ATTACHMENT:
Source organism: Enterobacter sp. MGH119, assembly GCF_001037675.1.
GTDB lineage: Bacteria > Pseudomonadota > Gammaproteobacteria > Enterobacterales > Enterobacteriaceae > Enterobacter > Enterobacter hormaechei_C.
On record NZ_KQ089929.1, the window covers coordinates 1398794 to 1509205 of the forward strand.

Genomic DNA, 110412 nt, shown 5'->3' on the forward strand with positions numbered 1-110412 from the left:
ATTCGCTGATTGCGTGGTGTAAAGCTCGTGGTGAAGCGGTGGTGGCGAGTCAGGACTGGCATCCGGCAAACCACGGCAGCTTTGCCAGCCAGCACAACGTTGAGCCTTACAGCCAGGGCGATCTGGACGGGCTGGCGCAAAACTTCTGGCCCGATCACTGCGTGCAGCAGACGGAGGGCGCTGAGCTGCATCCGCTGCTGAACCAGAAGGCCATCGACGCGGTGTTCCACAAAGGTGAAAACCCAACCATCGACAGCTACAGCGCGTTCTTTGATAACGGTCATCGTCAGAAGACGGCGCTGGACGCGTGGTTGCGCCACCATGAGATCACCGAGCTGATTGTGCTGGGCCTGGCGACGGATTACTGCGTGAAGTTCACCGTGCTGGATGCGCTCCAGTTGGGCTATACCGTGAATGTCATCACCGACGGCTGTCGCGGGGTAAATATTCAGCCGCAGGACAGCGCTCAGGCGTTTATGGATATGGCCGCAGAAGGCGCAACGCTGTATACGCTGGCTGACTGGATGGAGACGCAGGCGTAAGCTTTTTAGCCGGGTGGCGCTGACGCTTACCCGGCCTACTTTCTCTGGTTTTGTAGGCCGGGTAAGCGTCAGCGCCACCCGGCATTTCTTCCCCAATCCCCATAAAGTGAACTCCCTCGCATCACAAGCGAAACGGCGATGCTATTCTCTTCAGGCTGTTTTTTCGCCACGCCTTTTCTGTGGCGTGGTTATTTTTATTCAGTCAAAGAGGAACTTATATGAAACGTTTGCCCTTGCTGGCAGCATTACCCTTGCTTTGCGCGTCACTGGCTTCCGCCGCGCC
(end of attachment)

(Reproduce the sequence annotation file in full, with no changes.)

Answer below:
Source organism: Enterobacter sp. MGH119, assembly GCF_001037675.1.
GTDB lineage: Bacteria > Pseudomonadota > Gammaproteobacteria > Enterobacterales > Enterobacteriaceae > Enterobacter > Enterobacter hormaechei_C.
On record NZ_KQ089929.1, the window covers coordinates 1398794 to 1509205 of the forward strand.

Genomic DNA, 110412 nt, shown 5'->3' on the forward strand with positions numbered 1-110412 from the left:
ATTCGCTGATTGCGTGGTGTAAAGCTCGTGGTGAAGCGGTGGTGGCGAGTCAGGACTGGCATCCGGCAAACCACGGCAGCTTTGCCAGCCAGCACAACGTTGAGCCTTACAGCCAGGGCGATCTGGACGGGCTGGCGCAAAACTTCTGGCCCGATCACTGCGTGCAGCAGACGGAGGGCGCTGAGCTGCATCCGCTGCTGAACCAGAAGGCCATCGACGCGGTGTTCCACAAAGGTGAAAACCCAACCATCGACAGCTACAGCGCGTTCTTTGATAACGGTCATCGTCAGAAGACGGCGCTGGACGCGTGGTTGCGCCACCATGAGATCACCGAGCTGATTGTGCTGGGCCTGGCGACGGATTACTGCGTGAAGTTCACCGTGCTGGATGCGCTCCAGTTGGGCTATACCGTGAATGTCATCACCGACGGCTGTCGCGGGGTAAATATTCAGCCGCAGGACAGCGCTCAGGCGTTTATGGATATGGCCGCAGAAGGCGCAACGCTGTATACGCTGGCTGACTGGATGGAGACGCAGGCGTAAGCTTTTTAGCCGGGTGGCGCTGACGCTTACCCGGCCTACTTTCTCTGGTTTTGTAGGCCGGGTAAGCGTCAGCGCCACCCGGCATTTCTTCCCCAATCCCCATAAAGTGAACTCCCTCGCATCACAAGCGAAACGGCGATGCTATTCTCTTCAGGCTGTTTTTTCGCCACGCCTTTTCTGTGGCGTGGTTATTTTTATTCAGTCAAAGAGGAACTTATATGAAACGTTTGCCCTTGCTGGCAGCATTACCCTTGCTTTGCGCGTCACTGGCTTCCGCCGCGCC